Friday, April 22, 2011

Georges Seurat - Le Cirque

Georges Seurat, Le Cirque, 1890
(Musee d'Orsay)
This was Georges Seurat's last painting that he exhibited at the Salon des Independants in 1891 in its unfinished state. He died a couple of days after hanging the painting.  This painting contains all the elements Seurat was interested in and experimenting with,  but we don't know how much further or in which direction he might have gone from here since he died so young, leaving behind his own version of optical blending of color called pointillism.

Jules Cheret, Hippodrome de la PorteMaillot,
Paris Courses,
Le Cirque is a very good example of how Seurat incorporated popular imagery and interpreted the condition of modern society into his work.  He could have looked to one of  Jules Cheret's posters advertising the Paris Courses at the Hippodrome de la Porte Maillot, or a Ball at the Moulin Rouge,  for this  particular painting; some of the figures and colors are almost exact replicas.  Seurat was known to have admired how Gustave Courbet used popular culture as a source for fine art.  This was a time when posters were starting to be used for the advertisement of popular entertainments and Cheret's posters would have been all over Paris.  What Seurat accomplished by breaking down barriers was cause for criticizim for bringing in too much popular culture to his work.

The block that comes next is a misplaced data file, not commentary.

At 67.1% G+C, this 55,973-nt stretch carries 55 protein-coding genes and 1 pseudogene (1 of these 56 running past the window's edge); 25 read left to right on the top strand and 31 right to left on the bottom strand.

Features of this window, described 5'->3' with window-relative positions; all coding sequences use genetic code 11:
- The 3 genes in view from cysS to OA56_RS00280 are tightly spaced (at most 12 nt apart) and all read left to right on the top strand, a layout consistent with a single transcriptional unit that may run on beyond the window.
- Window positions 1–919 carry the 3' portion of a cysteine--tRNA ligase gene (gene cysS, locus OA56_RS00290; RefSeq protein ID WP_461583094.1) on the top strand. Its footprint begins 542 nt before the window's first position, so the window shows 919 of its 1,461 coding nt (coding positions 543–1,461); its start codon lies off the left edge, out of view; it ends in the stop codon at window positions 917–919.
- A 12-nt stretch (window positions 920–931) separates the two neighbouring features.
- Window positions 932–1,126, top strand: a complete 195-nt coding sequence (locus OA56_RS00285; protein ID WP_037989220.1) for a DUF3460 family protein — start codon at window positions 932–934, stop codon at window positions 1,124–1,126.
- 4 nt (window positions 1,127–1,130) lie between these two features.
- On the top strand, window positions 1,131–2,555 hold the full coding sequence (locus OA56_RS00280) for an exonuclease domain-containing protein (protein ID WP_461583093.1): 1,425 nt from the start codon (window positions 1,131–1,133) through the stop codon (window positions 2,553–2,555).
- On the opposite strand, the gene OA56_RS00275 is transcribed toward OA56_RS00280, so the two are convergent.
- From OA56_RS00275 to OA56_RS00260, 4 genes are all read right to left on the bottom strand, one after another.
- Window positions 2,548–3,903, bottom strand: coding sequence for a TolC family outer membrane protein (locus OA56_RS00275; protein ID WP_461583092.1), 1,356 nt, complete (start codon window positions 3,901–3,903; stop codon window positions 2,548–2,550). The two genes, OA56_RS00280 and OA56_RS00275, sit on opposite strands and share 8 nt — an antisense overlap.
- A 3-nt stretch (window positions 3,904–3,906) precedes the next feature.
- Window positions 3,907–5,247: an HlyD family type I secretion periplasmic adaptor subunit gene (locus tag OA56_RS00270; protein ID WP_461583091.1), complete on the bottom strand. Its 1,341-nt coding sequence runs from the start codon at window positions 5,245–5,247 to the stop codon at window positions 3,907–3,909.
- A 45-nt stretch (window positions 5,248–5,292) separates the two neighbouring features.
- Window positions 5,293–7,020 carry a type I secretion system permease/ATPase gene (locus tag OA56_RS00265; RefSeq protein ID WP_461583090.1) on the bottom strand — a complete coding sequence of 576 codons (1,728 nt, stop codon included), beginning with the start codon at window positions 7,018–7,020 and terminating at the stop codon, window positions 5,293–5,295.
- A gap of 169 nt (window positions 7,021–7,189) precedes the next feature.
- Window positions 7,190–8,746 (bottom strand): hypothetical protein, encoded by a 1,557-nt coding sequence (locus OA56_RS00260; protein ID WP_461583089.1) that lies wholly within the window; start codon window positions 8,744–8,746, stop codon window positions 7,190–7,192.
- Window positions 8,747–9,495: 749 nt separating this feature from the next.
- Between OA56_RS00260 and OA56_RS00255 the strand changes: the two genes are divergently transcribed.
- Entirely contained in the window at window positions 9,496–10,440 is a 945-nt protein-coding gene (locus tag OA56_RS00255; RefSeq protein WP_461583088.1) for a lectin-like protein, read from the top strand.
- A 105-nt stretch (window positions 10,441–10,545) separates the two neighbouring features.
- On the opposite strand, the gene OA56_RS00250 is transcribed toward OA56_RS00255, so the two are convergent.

Theatrical subject matters like the circus were also a favorite with Degas, who also might have had an influence on Seurat's selection of this particular motif.

This painting with all its upward moving diagonals and warm colors, all of which would have suggested a happy and uplifting experience, in actuality could have been a critique of spectatorship.  The audience seems to be unresponsive to the spectacle that was taking place in front of their eyes.  This was a time when people of all classes were looking to find entertainments in a city like Paris that in itself had become a spectacle as T. J. Clark called it in his book, The Painting of Modern Life. 
Seurat applied Henry Chevreul's theory of the balancing contrasting colors to create harmony by painting a blue frame to the predominantly yellow color of  this picture.

Observing how Seurat has flattened the picture plane even more than his previous works and the different  points of perspective offered within the painting and the juxtaposition of the different concerns throughout the history of art being incorporated in his own unique vision makes me wonder what was next if he had lived a longer life.

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